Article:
If you say the words “Namco Museum” to anyone that grew up on the Playstation 2 and Game Boy Advance era, they’ll likely be reminded of bargain bin compilation games with some Pac-Man or Galaga games thrown on there, meant to entice the older player with dreams of yesteryear. Though novel at the time (the first Namco Museum game released on the Playstation in 1995), it seemed there were ports of the compilation to seemingly every console imaginable. Hell, it’s still getting releases to this day! Worse, some of the games included on the Namco Museum games are individually available on the exact same hardware. Long story short, there’s a lot of ways to play these few games.
But there was something special about those original Playstation Namco Museum‘s. First and foremost, there wasn’t just one of them. There were five in fact. Each of the volumes included what I would personally consider more niche and less popular games that what Namco is most known for. For example, the first Namco Museum vol. 1 on the PS1 has classics like Pac-Man, Pole Position, and Galaga. The final iteration Namco Museum vol. 5 includes titles like Metro Cross and Dragon Spirit. Don’t get me wrong, these games are great but I would argue the vast majority of players don’t even know what these games are. Debatably they didn’t know what they were then either, but I digress.Ms. Pac-Man and Rally-X would come on the disc to sell it to most players, while games like Tower of Druaga or Splatterhouse would cater to the more retro or hardcore gaming fanatic.
After the release of these five compilation discs, Namco would go on to release tons of other Namco Museum compilations and remixes, but nothing quite as collectible as these originals. Each console from the PS2 and the Game Boy Advance all the way up to today’s PS4’s and Switch’s have Namco Museum style games. But there’s only one. The Playstation had five games (six if you include the exclusive Encore version only released in Japan). Five separate discs with new and different games on each of them. That alone makes these games somewhat collectible, but it wasn’t until a rebranding came that the games started to catch my eye, and the eyes of many collectors.
Once the Nintendo 64 saw the release of its version of Namco Museum, the original Playstation versions of the Namco Museum games saw some re-releases. Specifically, Vol. 1 and Vol. 3 saw reprints, thanks to their inclusions of Pac-Man and Ms. Pac-Man respectively. However, when these reprints were released, they featured drastically different cover artwork, which more closely resembled the collage style found on the aforementioned N64 version. Why does this matter, you might ask? Well… it ruined something awesome!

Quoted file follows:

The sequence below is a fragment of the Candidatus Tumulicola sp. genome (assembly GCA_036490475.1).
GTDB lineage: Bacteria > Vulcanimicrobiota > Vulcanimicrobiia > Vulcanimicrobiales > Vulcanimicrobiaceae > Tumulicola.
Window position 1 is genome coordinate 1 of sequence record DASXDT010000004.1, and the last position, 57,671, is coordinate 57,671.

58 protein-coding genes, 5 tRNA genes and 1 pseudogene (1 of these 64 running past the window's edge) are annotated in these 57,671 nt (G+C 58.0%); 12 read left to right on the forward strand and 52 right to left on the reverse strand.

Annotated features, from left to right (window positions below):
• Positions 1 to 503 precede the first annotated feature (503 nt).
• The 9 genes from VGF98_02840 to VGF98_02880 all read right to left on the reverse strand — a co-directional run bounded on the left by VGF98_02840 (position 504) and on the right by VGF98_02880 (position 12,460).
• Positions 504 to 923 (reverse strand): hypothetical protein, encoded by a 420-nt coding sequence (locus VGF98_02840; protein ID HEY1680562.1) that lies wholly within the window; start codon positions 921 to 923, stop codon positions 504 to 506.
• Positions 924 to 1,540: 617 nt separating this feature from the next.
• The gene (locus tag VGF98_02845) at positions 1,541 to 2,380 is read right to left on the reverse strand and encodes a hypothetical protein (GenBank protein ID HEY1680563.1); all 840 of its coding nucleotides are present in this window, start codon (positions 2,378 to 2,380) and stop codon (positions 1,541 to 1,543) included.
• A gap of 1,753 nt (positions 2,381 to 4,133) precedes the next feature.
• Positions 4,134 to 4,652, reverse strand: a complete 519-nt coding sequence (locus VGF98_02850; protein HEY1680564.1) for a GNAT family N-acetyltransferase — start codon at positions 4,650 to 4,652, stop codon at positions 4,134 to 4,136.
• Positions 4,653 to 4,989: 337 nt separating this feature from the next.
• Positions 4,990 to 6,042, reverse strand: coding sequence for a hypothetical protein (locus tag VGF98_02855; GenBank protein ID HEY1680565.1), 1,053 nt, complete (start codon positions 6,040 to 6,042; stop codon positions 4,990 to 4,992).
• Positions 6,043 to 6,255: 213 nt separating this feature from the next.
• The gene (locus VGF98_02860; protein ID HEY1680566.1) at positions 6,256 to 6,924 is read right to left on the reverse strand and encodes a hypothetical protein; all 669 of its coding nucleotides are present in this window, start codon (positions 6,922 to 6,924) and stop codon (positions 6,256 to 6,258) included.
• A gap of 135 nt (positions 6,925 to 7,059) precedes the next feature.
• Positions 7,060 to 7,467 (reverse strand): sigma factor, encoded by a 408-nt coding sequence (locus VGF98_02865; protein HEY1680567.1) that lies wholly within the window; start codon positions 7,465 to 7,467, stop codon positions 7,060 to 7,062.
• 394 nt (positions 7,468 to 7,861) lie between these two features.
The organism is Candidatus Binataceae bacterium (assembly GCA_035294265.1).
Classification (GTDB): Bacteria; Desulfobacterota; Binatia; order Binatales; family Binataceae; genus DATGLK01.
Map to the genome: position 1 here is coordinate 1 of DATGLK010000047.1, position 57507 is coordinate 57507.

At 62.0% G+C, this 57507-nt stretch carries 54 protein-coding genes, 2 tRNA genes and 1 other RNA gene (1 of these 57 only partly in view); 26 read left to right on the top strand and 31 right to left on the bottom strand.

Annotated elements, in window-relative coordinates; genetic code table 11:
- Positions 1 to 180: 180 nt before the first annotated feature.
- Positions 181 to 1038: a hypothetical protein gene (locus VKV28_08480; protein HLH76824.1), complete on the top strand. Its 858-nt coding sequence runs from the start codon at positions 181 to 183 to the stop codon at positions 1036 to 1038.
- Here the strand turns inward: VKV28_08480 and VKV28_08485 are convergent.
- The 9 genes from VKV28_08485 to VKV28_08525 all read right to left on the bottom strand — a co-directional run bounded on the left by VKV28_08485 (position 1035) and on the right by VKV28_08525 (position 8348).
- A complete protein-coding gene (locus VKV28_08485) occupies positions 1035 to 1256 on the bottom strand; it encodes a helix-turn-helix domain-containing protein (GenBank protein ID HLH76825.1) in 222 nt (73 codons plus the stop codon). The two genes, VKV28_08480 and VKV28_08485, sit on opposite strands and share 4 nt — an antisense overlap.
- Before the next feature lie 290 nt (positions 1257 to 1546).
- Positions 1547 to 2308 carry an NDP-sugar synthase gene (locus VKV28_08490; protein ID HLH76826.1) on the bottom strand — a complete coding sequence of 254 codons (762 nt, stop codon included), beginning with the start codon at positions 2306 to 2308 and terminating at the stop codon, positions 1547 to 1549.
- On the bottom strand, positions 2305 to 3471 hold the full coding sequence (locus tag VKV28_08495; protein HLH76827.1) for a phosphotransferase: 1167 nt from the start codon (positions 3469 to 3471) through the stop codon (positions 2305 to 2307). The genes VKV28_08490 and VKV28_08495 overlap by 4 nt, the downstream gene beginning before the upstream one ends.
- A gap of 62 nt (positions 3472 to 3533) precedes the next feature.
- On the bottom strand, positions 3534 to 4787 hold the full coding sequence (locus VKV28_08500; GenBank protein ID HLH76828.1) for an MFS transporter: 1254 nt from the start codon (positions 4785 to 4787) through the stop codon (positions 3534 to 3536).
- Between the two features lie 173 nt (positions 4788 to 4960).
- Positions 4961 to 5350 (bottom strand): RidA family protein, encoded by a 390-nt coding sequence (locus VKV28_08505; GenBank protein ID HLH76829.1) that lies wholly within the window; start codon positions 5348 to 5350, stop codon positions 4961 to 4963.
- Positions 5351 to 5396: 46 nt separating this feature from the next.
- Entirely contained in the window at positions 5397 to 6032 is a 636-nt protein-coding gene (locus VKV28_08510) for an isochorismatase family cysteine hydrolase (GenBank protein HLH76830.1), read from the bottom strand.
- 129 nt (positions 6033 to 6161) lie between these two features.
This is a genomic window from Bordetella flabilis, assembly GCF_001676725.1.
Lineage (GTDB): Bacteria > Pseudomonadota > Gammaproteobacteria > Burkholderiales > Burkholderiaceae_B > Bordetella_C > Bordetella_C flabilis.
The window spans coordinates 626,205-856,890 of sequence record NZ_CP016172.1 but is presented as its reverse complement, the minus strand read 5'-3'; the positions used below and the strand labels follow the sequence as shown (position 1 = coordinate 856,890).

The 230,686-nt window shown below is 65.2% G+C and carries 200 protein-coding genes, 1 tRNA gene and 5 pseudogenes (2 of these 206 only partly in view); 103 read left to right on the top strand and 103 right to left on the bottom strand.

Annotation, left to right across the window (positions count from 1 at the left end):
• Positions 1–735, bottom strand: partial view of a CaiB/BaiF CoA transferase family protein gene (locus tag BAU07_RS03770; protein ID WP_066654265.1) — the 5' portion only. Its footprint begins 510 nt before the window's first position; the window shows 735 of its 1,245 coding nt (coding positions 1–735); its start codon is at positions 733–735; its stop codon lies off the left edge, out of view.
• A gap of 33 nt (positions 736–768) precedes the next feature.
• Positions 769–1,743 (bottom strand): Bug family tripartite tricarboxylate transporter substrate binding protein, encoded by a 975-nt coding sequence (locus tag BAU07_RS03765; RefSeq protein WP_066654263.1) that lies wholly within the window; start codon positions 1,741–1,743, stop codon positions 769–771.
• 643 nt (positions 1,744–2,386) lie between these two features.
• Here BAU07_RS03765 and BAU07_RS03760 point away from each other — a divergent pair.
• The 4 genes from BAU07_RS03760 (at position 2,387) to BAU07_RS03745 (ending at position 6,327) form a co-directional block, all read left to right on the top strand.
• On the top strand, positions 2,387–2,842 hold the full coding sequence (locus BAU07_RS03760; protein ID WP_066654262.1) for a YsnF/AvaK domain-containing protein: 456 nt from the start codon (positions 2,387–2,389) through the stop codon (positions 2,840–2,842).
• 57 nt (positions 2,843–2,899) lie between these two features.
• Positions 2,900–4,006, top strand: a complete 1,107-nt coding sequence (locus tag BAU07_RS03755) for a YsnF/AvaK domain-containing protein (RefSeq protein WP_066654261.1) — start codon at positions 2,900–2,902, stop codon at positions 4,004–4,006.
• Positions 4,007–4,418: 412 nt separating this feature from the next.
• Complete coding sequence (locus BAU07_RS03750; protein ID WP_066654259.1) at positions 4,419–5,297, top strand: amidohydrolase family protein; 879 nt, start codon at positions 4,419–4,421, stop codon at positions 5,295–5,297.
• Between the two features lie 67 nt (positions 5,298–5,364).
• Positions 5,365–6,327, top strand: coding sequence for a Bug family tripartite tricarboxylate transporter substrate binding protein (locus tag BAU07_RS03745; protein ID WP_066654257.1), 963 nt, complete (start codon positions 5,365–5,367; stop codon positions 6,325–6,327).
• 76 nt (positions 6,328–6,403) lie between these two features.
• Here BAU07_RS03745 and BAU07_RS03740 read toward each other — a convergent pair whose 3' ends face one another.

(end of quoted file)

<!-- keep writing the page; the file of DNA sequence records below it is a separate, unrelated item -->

The original release of the five PS1 Namco Museum games featured simple cover artwork that featured each letter of the development company Namco. Seeing that stylized n a m c o on the shelf was so great. It really was like a museum experience; it was a celebration of the past victories and explorations of Namco as a company, and we as players could celebrate with a fine collection. Like an encyclopedia for gaming history only! But when Vol. 3 and Vol. 1 come back and look completely different it ruins what could/should have been! For game collectors, it was awful! Sure they games were there and they all worked fine, but it just wasn’t right for collection purposes. Imagine owning an entire book series in hardback, expect two random ones that you can only find in paperback. It’s like that. The shelf appeal is gone.
Worse yet, because volumes 2, 4, and 5 didn’t see re-releases, these three games are stupidly expensive for what they are. Some of them are around $50 used. Volume 5 in particular is perhaps the most expensive, coming in well over $100 for a complete copy! I’ve been collecting for awhile and can understand where the value like this can come from, but ugh if this isn’t a sour deal for some average games. You really think someone wants to pay $100 or more for a game like Metro Cross? No; they’re paying for the plastic and paper around that disc.
And dammit all aren’t I a sucker looking for them! There’s just something about the entire series, the whole lot, having them all in glorious old-school fashion that makes me passionate about collecting. Personally I have three of them, and am still on the lookout for Volumes 2 and 5, the most prestigious of the bunch. As with many games, they’re on my watch list and would be an instant buy if I found it and the price were right. While I do not know if I can put my finger precisely on when I thought about game collecting, I can certainly say when I found out the uniqueness these five games had on the Playstation I was more than interested in finding more games like this.
Here’s to the collectors out there looking for these games. To the retro gamers that actually want to play these games. And to the players that know and respect what they have with the games. I hope to be collecting games for a long time to come, and I hope it can always be as fun and rewarding as it was to learn about and collecting these ones.